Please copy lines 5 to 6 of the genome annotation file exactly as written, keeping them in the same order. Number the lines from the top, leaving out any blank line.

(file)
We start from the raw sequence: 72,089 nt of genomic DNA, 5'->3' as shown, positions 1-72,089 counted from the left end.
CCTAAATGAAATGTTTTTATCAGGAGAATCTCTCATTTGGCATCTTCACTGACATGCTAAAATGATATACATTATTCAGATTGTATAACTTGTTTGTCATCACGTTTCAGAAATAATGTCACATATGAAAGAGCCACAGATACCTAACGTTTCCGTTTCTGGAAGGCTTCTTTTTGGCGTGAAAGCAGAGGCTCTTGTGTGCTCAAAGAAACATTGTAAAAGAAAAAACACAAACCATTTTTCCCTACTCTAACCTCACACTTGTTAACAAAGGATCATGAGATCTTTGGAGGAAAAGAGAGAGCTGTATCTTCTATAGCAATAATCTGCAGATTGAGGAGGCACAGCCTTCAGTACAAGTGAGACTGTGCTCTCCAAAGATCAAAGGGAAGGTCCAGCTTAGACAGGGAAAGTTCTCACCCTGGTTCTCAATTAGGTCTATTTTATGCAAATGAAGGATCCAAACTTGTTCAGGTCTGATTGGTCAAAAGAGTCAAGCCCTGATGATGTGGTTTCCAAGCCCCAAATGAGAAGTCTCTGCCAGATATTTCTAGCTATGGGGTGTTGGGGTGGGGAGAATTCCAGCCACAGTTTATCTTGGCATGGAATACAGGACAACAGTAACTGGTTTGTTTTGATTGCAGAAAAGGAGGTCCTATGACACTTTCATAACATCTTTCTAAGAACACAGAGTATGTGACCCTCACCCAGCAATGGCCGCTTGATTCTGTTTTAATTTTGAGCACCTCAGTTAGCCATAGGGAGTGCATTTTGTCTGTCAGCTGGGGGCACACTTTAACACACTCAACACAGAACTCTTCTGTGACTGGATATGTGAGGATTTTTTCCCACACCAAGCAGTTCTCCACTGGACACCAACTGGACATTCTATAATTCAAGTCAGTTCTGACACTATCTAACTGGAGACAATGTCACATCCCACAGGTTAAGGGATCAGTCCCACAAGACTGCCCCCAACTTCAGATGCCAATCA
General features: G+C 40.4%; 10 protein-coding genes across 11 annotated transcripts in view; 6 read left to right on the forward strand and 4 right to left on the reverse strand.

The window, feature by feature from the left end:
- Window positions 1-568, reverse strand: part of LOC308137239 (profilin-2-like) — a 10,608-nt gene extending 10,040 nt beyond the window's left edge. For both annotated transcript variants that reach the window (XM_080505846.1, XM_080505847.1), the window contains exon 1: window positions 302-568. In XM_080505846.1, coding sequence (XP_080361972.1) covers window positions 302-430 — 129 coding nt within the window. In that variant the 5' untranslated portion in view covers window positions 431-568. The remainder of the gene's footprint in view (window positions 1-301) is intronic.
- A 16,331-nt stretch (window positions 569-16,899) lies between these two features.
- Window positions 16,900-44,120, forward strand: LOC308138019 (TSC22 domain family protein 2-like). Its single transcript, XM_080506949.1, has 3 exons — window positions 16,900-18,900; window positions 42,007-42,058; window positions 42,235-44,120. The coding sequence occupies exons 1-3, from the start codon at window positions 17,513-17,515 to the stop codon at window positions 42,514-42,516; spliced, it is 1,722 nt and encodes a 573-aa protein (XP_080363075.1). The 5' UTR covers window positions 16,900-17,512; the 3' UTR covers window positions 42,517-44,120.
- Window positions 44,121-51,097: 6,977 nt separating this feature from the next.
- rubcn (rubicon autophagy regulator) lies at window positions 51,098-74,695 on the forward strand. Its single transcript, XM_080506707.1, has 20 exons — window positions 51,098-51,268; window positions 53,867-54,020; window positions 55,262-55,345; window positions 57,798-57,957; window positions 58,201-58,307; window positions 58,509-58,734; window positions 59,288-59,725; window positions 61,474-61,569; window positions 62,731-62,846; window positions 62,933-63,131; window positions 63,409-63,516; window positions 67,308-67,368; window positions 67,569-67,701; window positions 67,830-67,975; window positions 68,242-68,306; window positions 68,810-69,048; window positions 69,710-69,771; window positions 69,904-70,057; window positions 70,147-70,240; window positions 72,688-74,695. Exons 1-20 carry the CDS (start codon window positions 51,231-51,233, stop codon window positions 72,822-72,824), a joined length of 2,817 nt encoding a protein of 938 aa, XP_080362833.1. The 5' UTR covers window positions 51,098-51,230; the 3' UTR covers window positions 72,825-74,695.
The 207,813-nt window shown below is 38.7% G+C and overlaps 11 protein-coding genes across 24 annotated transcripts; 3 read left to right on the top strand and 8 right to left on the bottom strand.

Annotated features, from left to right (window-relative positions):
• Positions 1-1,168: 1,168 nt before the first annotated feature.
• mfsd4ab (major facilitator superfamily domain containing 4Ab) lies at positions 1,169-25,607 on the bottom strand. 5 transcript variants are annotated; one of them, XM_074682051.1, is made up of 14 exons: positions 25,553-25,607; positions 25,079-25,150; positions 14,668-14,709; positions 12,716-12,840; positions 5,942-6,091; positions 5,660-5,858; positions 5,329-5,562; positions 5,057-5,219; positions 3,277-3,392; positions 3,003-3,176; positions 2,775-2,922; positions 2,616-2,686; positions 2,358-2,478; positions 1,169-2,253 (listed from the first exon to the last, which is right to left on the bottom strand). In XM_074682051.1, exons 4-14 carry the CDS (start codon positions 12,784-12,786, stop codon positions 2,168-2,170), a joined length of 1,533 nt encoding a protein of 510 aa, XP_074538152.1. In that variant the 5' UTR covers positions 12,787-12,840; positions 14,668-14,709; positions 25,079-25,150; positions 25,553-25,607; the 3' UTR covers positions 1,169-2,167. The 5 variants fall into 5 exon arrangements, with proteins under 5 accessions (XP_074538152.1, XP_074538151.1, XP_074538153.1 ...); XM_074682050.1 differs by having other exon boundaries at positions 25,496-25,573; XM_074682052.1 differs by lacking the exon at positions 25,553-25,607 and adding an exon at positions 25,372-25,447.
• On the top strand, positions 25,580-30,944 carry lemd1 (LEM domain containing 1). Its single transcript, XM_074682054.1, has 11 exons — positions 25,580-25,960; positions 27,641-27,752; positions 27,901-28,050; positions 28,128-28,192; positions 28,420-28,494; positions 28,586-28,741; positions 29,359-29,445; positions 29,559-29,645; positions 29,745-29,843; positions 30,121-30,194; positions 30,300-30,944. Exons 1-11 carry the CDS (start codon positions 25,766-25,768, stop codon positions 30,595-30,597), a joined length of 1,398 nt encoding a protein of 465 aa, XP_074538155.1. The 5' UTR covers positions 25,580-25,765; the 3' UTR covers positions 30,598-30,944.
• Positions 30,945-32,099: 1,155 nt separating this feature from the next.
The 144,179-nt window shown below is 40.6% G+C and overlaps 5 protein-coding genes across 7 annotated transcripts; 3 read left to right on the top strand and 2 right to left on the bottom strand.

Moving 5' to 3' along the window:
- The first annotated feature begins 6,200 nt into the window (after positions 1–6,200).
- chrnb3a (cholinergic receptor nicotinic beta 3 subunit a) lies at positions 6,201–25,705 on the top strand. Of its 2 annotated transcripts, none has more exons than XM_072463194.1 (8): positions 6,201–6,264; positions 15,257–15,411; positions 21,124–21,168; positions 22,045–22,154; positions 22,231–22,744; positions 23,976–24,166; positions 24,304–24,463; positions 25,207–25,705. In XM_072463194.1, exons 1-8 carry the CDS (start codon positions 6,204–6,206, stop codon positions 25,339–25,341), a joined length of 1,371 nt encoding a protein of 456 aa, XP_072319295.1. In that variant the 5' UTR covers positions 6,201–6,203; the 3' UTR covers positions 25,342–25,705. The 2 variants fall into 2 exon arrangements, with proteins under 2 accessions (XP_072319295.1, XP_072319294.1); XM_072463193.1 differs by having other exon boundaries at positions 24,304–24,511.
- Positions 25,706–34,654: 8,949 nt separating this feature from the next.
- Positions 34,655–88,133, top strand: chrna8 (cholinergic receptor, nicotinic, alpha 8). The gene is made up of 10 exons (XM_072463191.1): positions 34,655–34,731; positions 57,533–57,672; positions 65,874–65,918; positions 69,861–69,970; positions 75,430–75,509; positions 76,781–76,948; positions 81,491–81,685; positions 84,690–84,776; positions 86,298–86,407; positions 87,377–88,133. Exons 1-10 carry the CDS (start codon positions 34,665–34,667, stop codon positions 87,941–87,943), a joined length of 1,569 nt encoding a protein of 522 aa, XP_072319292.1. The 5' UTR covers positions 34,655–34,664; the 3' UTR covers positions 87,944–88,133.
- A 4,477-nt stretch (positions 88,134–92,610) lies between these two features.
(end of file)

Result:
- Window positions 1-568, reverse strand: part of LOC308137239 (profilin-2-like) — a 10,608-nt gene extending 10,040 nt beyond the window's left edge. For both annotated transcript variants that reach the window (XM_080505846.1, XM_080505847.1), the window contains exon 1: window positions 302-568. In XM_080505846.1, coding sequence (XP_080361972.1) covers window positions 302-430 — 129 coding nt within the window. In that variant the 5' untranslated portion in view covers window positions 431-568. The remainder of the gene's footprint in view (window positions 1-301) is intronic.
- A 16,331-nt stretch (window positions 569-16,899) lies between these two features.